• By eliminating rating on health status, the ACA brings the highest risk to the general marketplace resulting in premium increases of 35 percent to 45 percent.
• The essential-health-benefit requirements will represent a benefit expansion for the individual market, forcing Hoosiers to buy coverage they may not want or need. This will increase premium rates by 20 percent to 30 percent.
• The increases in premiums are not equally distributed. On average, individual-market premiums will increase by 75 percent to 95 percent. However, these increases will be greatest for young healthy males due to the fact that the ACA eliminates premium rating based on gender and health status, and restricts premium rating based on age.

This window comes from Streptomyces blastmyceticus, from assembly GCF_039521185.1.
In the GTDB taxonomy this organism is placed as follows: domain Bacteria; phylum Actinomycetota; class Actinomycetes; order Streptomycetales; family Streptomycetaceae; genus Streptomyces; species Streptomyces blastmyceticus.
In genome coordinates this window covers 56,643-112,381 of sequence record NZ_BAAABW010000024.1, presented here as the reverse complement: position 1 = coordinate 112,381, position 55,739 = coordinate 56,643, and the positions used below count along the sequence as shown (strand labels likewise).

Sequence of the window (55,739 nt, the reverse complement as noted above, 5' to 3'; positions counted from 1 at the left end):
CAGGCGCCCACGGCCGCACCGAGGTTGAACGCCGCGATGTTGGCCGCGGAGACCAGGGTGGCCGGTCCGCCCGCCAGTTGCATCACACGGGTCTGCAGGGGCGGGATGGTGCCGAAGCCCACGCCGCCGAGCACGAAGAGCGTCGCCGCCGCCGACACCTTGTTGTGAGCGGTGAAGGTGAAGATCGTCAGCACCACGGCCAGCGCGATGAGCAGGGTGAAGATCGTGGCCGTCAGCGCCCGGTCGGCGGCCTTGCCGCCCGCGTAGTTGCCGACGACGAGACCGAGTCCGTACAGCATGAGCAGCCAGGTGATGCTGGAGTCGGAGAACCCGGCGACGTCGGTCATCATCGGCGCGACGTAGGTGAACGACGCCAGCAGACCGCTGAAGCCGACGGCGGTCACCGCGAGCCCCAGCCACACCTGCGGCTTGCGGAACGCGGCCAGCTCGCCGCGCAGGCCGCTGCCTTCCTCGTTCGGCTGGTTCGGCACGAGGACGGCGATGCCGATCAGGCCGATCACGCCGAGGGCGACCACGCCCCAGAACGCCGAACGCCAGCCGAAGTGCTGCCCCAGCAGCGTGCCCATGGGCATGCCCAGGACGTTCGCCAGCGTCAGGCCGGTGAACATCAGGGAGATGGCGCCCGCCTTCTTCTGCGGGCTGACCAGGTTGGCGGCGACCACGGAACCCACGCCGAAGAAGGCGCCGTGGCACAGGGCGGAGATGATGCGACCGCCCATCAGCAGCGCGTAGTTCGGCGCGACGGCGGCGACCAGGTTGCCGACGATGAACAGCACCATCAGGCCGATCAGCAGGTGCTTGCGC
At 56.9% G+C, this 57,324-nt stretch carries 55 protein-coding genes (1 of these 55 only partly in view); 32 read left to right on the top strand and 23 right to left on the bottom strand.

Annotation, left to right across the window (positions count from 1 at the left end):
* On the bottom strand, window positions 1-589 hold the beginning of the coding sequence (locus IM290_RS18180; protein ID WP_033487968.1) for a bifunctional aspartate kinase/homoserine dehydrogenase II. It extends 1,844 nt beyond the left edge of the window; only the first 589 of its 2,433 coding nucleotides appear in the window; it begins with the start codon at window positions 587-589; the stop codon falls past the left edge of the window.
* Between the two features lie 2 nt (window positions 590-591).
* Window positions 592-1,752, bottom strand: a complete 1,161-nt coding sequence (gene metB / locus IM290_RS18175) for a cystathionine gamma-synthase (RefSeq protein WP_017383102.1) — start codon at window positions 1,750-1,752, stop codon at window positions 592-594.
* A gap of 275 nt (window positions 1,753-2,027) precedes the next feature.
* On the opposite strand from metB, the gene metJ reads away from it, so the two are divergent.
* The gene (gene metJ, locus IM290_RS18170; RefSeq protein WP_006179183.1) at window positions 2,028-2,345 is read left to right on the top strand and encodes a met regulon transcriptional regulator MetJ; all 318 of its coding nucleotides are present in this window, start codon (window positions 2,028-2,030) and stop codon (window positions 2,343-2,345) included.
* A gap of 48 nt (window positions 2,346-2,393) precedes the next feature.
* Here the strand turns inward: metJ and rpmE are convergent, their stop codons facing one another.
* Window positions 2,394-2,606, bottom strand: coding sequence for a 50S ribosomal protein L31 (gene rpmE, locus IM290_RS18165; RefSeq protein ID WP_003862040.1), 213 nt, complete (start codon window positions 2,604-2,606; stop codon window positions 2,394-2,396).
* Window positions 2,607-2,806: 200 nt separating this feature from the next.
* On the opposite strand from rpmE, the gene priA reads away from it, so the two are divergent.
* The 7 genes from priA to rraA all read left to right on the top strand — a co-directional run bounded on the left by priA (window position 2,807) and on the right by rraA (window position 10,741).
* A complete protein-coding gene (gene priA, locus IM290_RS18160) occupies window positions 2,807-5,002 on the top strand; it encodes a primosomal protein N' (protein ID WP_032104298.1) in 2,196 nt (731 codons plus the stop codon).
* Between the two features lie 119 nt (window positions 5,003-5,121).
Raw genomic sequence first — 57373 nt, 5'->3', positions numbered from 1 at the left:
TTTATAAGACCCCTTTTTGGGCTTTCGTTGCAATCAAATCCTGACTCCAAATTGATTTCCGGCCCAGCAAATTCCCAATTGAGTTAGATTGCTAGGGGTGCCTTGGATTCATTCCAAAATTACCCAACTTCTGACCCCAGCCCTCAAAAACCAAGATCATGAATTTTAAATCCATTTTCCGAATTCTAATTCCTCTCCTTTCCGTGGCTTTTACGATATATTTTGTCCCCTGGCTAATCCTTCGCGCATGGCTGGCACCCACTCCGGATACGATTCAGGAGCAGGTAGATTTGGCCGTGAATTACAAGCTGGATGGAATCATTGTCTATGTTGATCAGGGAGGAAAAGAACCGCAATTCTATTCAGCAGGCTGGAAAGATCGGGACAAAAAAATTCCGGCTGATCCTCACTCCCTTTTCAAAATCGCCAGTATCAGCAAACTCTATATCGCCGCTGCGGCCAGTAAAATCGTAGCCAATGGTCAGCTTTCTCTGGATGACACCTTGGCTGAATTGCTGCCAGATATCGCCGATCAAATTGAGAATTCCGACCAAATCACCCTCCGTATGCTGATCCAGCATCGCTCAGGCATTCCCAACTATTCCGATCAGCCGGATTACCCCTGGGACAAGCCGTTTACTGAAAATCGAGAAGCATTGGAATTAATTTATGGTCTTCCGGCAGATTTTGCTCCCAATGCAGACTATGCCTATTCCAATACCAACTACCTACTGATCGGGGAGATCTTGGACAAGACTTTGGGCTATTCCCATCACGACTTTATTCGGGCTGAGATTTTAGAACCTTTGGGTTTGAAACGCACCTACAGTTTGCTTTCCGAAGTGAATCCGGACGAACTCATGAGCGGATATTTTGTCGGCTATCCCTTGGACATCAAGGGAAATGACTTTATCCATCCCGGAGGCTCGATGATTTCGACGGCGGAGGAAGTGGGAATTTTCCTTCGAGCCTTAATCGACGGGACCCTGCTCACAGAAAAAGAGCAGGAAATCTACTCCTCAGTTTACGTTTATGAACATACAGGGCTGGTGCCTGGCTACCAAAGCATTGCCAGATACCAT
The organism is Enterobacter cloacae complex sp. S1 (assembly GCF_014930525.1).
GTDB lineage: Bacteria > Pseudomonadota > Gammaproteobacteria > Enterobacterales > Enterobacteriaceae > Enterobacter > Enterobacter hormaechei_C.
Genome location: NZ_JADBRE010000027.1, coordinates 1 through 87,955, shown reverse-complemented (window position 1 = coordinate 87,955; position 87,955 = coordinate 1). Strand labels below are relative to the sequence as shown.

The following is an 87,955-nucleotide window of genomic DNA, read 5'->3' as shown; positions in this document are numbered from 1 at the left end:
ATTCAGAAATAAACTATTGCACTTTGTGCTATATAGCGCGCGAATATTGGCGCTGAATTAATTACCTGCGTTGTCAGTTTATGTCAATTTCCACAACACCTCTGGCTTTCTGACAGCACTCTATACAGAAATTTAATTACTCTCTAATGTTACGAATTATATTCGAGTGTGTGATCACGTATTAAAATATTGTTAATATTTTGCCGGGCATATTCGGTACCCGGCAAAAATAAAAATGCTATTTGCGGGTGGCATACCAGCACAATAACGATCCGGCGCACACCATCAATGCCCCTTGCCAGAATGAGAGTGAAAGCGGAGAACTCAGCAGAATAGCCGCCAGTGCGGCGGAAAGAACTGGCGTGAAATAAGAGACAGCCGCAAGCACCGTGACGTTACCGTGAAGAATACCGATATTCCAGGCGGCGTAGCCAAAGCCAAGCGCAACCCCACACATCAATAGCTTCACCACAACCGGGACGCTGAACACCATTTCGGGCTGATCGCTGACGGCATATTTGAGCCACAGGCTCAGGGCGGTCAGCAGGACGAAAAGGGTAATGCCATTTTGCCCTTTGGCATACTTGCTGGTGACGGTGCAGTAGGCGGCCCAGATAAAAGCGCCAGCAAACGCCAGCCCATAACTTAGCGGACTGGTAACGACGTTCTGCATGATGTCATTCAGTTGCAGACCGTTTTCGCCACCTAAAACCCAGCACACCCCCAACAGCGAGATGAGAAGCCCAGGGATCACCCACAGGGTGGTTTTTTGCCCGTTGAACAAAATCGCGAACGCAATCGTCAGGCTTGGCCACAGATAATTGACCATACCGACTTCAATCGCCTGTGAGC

• Young healthy males at 250 percent of the federal poverty level (FPL), or $28,000 a year, can expect to experience almost a 100 percent premium increase even after the application of the premium tax credit. Young healthy males at higher income levels — 400 percent of the FPL and above, or about $45,000 a year — can expect to realize premium increases over 250 percent in 2014.